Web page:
ALL THOSE new-bride jokes aside, don't start your beloved's cooking lessons with boiling water. Any lover worth his salt is bright enough to master filter coffee and the two-minute egg on his own.

But sauteed onions and mushrooms are the Dick and Jane of the culinary primer, and once mastered can smooth the way for your Signigicant Other's first entree into gracious society. As a matter of fact, they have to be mastered: The scent and sting of uncooked onion can ruin the fanciest of sauces, and may curl the edges of your intime affections as well.

The onion is the produce world's metaphor for love. Over a period of several meals, introduce your SO to the various members of the onion family: the bigger bulbs, white, yellow and red; scallions and spring onions; chives and shallots. The range of pungency and bite (have him taste each raw and then gentled) is likely to surprise him, but will also encourage him to experiment once he strikes out on his own.

The most commonly misused is the house-and-garden variety bulb, either white or mesh-bag yellow. I much prefer the texture and flavor of the whites, but it's a personal matter.

For his first and basic batch of sauteed onions, assemble butter, dry vermouth (in cooking, "vermouth" means the dry -- white-- variety unless sweet red vermouth is specified) or white wine, basil or parsley or some Salt may be necessary if the butter is unsalted, but most "sweet" butter is lightly salted and the vermouth is seasoned. The presence of pepper depends on the dish. Also have ready a lemon quarter or a bottle of lemon juice.

First, chop the onions. Here's the Child method, more or less: Pull off the dry, parchment outer layer. Cut one "pole" of the onion off, and take hold of the other knotty end. Holding the knife horizontally, make parallel cuts from the cut end toward your hand, but do not slice all the way over to to the pole. Then turn the knife so the blade is pointing toward the pole, and make several downward cuts, again not quite all the way over. Finally, point the blade away from you , in the usual manner, and begin slicing the onion. The dices will fall away free -- theoretically, anyway. With a little practice, this can be a fast production.

Here's a more vulgar method, probably slower but apparently instinctive: Peel and slice the onion, then lay the slices flat and chop across them first one way and then the other.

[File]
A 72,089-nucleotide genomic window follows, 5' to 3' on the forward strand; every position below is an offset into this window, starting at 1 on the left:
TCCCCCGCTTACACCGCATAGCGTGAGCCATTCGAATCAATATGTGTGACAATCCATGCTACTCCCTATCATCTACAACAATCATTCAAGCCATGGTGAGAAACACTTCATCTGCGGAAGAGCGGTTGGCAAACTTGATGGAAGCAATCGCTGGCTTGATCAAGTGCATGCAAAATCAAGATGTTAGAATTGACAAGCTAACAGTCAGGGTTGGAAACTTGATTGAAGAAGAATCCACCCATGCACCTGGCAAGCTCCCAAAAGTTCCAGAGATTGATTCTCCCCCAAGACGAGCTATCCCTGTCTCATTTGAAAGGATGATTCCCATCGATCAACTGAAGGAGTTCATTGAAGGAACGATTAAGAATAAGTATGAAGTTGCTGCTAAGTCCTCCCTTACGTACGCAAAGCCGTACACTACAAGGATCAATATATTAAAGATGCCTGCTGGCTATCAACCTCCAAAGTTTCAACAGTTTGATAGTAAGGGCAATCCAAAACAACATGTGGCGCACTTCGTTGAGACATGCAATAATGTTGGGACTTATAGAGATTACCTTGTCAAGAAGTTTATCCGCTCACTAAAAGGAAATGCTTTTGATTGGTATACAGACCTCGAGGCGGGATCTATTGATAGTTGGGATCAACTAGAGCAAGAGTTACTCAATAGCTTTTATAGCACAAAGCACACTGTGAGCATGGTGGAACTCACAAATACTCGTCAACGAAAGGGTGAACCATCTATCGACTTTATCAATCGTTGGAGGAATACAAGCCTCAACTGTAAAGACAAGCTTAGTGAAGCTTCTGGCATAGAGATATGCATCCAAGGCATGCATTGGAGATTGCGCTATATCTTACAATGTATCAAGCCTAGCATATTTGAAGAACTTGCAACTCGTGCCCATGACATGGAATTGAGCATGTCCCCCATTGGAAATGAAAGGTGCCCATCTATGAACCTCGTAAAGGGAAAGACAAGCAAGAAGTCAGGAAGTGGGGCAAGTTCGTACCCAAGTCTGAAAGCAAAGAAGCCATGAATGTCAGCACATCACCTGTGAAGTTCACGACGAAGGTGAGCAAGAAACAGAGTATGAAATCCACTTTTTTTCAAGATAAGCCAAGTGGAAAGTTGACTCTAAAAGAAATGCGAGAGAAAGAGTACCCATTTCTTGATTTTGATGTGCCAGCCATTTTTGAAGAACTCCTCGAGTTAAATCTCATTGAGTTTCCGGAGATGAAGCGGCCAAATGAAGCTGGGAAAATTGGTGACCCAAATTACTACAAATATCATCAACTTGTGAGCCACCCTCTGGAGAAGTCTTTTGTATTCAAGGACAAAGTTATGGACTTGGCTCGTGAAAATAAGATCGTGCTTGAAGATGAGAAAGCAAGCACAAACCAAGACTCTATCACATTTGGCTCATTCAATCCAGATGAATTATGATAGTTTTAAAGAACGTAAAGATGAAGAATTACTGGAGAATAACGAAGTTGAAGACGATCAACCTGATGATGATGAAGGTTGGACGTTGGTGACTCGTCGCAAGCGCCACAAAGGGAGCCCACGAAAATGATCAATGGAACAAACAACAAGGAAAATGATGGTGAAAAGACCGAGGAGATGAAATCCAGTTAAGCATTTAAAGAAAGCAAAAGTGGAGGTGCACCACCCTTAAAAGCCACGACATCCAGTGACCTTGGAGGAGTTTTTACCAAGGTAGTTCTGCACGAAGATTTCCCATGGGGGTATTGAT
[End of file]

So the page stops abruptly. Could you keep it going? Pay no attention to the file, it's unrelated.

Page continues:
Whichever, now that the onions are ready melt a tablespoon or so of butter over medium heat until the foam rises and then falls away. Scrape in the onions and either turn with a spoon or shake so that all pieces are oiled. Simmer for a minute until the onions begin to clear (don't let them stick or burn), then splash with vermouth and sprinkle with the seasoning. Simmer another moment unitl the wine evaporates.

Now let him taste. Amazing, isn't it? Like silk from a sow's ear.(The lemon juice , incidentally, is to obliterate the history of the onion's transmogrification from your fingers.)

You might as well take this opportunity to slip in a short course in garlic cloves, which will be sauteed with the onions in the vast majority of cases. The skin from a clove of garlic can be removed by cutting away the hard corners and peeling, or by smashing with the flat blade of the knife so that the skin splits. Then chop. Lemon juice works on garlic, too.

The main trick to mushrooms is cleaning them without diluting the flavor or letting them get soggy. Either rinse them under gently running water, smoothing the dirt away with your fingers, or wipe with a wet paper towel. Let them air dry for a few minutes, and trim away the bottom of the stem if necessary before slicing.

The easiest way for your beginning chef to finish his first skillet venture would be to scramble eggs over the onions, but you could dare him to try a simple chicken or veal. For instance, scrape the vegetables to one side, briefly brown two chicken breasts and splash in a bit more vermouth and basil, salt and pepper (you might also let him experiment with the various-colored peppers). Simmer gently just until it thickens and then pour over the meat.

Now, you make impressed noises -- after all, this is his first dish. It's going to be a fare to remember.

Next week: Common culinary crises and elementary rescue operations.